See https://www.brainpickings.org/2015/11/02/patti-smith-favorite-books-m-train/?fbclid=IwAR2JppGnMzmWIn2PTe08CDER3uqll1E6IBj0mi-uQakVjuO8-HnVR42wa5E

m
MB85CAL
May 23, 2018

Sheer poetry in how Patti Smith turns a phrase or sentence to conjure an image or an emotion. Highly recommend for a thoughtful and pleasurable read.

i
ilovemango
Aug 29, 2017

Loved this book. Was blown away by her knowledge and love of literature.

DBRL_IdaF Jul 19, 2017

I've long felt an affinity for Patti Smith. There are many layers to this. One day when my children were young I heard her on the radio for the first time in years. Then I discovered she'd been working at raising her children in the interim. This most excellent and inspiring poet/musician had been doing mom work, like me (but probably better). But when her husband died, she had to get back to paying work.

M Train is a reflective book. Smith doesn't write in shoulds. She writes of is. What is. What is inside and outside. How her dreams coexist with the world outside of her head.

My, does she ever love coffee. You know what else she loves? Her husband Fred. Loves, present tense, despite his having died in the 1990s. It's there in every word she writes about him.

"We want things we cannot have. We seek to reclaim a certain moment, sound, sensation. I want to hear my mother's voice. I want to see my children as children. Hands small, feet swift. Everything changes. Boy grown, father dead, daughter taller than me, weeping from a bad dream. Please stay forever, I say to the things I know. Don't go. Don't grow."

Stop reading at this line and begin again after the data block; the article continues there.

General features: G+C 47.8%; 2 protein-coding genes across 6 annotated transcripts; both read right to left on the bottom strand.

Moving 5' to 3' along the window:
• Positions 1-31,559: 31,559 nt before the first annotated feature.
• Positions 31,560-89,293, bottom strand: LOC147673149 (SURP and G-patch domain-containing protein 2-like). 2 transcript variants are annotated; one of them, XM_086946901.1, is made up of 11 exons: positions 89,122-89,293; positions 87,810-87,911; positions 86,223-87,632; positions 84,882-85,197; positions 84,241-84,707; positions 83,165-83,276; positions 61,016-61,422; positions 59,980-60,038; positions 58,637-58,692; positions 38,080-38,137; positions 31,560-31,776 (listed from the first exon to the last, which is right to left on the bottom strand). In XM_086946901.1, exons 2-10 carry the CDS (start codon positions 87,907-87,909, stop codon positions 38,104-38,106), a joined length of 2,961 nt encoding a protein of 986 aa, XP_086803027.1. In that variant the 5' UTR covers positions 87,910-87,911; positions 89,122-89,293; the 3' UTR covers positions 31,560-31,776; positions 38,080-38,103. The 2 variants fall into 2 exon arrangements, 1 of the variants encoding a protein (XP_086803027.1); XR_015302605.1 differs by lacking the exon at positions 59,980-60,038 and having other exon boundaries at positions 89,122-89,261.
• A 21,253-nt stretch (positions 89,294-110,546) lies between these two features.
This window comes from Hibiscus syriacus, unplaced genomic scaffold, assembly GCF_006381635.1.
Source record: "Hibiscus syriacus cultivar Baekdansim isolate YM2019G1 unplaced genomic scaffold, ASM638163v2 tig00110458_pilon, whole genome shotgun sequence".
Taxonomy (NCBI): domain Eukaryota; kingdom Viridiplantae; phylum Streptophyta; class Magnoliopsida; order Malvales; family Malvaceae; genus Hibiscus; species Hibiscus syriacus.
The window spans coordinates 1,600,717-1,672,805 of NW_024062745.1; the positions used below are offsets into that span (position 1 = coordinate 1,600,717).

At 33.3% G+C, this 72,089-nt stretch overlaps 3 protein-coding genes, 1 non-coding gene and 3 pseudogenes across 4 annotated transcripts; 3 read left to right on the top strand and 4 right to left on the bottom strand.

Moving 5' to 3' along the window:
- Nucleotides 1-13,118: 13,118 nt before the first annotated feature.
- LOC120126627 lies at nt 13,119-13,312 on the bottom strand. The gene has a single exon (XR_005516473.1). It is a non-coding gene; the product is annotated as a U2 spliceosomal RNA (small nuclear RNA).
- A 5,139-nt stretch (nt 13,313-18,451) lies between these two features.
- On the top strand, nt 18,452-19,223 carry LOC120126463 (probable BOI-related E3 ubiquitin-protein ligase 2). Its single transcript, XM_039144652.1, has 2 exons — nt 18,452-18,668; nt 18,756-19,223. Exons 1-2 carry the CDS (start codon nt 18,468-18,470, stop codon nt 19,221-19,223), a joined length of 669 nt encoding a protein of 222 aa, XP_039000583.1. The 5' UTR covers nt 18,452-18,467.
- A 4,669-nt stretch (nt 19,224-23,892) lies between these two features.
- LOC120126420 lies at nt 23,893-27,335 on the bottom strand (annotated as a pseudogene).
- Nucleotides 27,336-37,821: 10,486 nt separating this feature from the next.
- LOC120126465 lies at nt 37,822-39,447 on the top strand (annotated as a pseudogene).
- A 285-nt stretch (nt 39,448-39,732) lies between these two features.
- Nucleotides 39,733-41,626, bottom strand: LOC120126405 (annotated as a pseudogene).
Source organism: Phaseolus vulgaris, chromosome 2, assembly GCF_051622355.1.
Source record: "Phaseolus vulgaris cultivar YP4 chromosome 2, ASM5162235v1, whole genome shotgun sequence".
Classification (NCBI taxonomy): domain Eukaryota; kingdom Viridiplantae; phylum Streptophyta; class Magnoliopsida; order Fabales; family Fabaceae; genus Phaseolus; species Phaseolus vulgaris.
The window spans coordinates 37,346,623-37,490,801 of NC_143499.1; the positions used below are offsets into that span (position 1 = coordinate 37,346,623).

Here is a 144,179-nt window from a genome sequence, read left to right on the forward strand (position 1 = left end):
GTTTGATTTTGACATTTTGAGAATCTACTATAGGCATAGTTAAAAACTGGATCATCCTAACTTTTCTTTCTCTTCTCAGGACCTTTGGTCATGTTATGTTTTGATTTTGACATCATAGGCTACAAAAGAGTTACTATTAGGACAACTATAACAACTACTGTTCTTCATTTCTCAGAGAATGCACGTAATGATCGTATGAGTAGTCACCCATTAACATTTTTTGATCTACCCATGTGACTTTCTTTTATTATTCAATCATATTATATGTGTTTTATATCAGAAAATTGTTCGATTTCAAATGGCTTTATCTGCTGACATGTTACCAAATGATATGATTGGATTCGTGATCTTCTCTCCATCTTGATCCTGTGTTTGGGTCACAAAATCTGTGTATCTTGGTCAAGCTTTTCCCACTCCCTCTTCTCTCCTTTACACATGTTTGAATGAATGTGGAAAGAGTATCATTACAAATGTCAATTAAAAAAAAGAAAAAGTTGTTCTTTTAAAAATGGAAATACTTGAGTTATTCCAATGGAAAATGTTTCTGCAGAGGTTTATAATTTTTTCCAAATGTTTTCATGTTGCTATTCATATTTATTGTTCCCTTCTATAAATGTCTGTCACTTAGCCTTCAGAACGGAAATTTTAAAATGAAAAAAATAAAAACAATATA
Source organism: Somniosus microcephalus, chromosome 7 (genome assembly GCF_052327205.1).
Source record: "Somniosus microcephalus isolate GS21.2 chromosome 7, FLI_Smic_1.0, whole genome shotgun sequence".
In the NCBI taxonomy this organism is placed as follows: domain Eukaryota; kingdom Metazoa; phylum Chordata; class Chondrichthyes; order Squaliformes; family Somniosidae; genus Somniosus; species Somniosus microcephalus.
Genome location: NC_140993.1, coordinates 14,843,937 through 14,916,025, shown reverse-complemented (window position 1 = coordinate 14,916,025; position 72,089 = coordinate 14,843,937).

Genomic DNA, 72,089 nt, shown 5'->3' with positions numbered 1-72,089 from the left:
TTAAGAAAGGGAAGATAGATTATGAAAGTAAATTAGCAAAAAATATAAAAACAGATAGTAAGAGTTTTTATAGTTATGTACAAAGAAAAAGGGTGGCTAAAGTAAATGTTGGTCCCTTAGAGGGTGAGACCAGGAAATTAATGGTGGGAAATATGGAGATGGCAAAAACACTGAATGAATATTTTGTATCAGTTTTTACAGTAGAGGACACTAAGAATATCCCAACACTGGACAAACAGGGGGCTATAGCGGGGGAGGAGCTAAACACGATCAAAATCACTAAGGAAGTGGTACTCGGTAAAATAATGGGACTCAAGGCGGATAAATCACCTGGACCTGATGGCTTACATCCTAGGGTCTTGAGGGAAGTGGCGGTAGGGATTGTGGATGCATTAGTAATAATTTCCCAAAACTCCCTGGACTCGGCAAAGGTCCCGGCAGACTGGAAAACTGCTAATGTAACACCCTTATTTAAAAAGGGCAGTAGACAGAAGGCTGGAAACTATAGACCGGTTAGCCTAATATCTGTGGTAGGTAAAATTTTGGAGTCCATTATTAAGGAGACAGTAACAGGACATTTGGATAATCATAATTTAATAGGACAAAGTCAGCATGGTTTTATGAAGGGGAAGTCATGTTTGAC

v
vickiz
Dec 13, 2016

As I was reading M Train, I yearned to be able to reach through the words and the wistful Polaroids and extend a comforting hand to Patti Smith. Her grief is deep and palpable, but her resilience and her abiding curiosity about the world as she wanders and seeks answers is both inspirational and beautifully poetic at the same time.

s
spantell
Oct 13, 2016

It's very stream of consciousness. I liked Just Kids a lot better but found this kind of soothing, as others have said.

Raindancer Oct 11, 2016

I discovered Patti Smith when I was a teenager, dancing around my room to Horses. It resonated a chord with me. Sometimes the right book finds us at the right time. For me this was the book. I started reading M Train the same day I brought my first Murakami book completely unaware that was what the title M Train referred to. One of those happy bizarre coincidences. M Train is a meditation on coffee, cafe's, New York, love, writing and discovering portals to parallel universes. Now many years later I have rediscovered Patti Smith as a writer and fallen under her spell all over again.

u
uncommonreader
Aug 30, 2016

Melancholy, lonely and somewhat self-indulgent but interesting nevertheless.

j
jannylegs
Jul 11, 2016

Beautiful meditation on loss, with heavy memories of her late husband threading throughout. Read it in one sitting.

p
pattyskypants
Apr 23, 2016

Something about her writing is stiff yet very comforting. She's like that in person as well. I would like to hear more from her.